Wordsmith has had an interesting task recently, working on a volunteer basis for a very worthwhile local charity. It was a fairly simple need to proofread its website, where the charity uploads evidence of all the good work that it is doing; in order to inspire further donations.
However, as is true with many charitable and volunteer organisations; there is little time available to do this in any other way than publishing content written by others.
And it is this that provided the biggest challenge. The reason that the copy needed editing was because what had been written had been written with passion. For example, the Patron of the charity had submitted a wonderful, heartfelt testimonial, which perfectly expressed the impact of the work. From a grammatical; or language perspective; it had been written as if it were spoken, which as we know does not make for easy reading. As a piece of website copy it needed clarifying; but to do so risked removing the passion, the very genuine emotion that came across.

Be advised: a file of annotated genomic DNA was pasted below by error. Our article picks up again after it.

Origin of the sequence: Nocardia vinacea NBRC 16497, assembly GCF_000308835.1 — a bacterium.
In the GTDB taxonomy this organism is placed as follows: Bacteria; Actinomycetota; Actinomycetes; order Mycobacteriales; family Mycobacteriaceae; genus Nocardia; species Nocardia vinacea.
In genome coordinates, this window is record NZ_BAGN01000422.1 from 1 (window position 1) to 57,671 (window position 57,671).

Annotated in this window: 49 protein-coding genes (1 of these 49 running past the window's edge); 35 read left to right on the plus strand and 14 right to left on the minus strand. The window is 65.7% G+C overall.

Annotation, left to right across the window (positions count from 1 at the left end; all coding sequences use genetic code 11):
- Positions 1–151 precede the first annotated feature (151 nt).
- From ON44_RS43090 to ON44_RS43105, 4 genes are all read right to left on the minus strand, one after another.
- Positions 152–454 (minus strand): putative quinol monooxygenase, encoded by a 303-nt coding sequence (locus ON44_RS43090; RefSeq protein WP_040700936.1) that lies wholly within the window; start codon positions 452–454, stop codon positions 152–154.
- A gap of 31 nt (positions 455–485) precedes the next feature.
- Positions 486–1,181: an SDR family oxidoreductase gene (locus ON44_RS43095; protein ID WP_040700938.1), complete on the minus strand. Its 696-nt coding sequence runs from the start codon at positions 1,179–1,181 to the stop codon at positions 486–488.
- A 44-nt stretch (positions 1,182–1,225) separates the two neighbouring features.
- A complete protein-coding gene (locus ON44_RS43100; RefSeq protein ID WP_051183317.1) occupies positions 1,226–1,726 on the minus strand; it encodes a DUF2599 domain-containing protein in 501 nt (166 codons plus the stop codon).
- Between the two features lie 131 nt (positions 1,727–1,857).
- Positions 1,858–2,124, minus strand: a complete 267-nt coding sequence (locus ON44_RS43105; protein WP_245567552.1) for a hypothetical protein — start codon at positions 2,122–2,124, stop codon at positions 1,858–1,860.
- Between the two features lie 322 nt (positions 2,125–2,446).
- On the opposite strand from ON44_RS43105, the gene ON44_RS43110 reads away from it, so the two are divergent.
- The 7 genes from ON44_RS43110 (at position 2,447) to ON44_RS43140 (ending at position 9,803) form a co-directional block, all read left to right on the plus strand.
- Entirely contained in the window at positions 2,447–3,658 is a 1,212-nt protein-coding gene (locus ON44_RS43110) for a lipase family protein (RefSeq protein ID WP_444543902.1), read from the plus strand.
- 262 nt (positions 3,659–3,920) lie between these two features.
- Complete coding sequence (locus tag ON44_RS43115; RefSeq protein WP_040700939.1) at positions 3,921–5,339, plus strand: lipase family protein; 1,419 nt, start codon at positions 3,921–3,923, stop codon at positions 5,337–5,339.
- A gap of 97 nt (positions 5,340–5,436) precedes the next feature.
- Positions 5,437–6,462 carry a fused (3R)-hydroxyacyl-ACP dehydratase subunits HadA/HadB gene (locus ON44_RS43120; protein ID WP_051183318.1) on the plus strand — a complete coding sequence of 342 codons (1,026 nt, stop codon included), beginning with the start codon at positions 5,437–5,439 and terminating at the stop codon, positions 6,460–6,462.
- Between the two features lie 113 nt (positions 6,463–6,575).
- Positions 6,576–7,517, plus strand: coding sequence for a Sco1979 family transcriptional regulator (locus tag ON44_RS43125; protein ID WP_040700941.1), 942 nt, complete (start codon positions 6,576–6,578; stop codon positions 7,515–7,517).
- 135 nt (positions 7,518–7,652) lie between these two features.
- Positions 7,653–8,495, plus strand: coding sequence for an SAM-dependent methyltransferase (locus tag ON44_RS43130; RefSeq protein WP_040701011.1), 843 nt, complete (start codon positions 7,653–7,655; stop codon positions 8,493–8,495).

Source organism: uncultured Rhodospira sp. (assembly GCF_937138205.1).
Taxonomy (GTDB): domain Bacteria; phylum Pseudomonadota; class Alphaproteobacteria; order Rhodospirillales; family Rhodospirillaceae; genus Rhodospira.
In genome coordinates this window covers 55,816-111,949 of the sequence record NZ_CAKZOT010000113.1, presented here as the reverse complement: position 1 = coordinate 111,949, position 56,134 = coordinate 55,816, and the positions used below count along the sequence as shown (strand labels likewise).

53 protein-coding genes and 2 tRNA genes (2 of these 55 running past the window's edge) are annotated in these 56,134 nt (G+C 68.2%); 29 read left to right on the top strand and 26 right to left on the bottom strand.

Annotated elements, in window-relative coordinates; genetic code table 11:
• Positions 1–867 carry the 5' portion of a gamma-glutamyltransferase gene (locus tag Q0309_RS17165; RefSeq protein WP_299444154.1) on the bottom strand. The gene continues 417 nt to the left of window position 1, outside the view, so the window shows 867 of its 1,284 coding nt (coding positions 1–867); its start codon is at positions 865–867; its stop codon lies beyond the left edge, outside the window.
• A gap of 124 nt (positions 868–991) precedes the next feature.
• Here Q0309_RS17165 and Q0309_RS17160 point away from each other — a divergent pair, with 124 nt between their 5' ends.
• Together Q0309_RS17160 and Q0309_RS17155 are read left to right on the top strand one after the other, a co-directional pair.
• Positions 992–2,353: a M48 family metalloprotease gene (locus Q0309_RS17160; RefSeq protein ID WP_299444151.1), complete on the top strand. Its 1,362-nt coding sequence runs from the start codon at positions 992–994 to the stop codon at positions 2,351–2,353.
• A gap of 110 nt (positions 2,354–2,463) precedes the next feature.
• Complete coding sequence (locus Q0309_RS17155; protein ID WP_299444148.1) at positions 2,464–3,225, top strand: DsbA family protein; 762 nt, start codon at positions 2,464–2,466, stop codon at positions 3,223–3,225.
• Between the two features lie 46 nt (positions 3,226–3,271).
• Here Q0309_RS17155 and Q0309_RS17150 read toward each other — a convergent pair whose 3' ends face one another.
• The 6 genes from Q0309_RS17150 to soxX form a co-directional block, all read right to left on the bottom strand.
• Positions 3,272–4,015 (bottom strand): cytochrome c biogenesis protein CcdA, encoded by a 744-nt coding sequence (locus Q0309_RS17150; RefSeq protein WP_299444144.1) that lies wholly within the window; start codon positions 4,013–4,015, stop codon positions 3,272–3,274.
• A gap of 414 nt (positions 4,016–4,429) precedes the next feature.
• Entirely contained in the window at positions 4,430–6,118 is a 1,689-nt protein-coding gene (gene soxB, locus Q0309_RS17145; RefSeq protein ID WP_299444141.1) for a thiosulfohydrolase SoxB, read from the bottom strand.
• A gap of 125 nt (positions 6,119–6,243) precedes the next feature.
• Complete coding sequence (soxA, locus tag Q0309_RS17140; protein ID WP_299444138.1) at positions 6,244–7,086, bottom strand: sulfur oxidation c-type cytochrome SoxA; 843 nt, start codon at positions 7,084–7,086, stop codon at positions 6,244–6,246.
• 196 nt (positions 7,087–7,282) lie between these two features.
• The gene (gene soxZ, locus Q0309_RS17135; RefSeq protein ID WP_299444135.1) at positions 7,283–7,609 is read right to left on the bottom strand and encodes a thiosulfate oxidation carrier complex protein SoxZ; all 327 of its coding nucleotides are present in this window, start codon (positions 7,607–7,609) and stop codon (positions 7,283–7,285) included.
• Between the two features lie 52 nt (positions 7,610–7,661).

I recently wrote about how legal websites (about as far away from a local charity website that you can get!); which have the opposite problem. The copy can be dry and formal and a dose of empathy with a potential client would work wonders for this sector’s communication with the wider world. Faced with a piece that is passionate; but unstructured in its approach, the opposite is true. You need that passion there, but you need it communicated more effectively for those who are reading.
So it is a difficult line to tread, and I hope that I have succeeded in creating the balance; without affecting the all-important tone of voice; the personality that comes across. So much good work is done by local charities; and patrons are important in raising awareness – a website, and good use of social media is a cost-effective way to spread the word, showcase work and request donations. It is simply a matter of ensuring that the language is not a barrier to the passion, but communicates it to inspire others.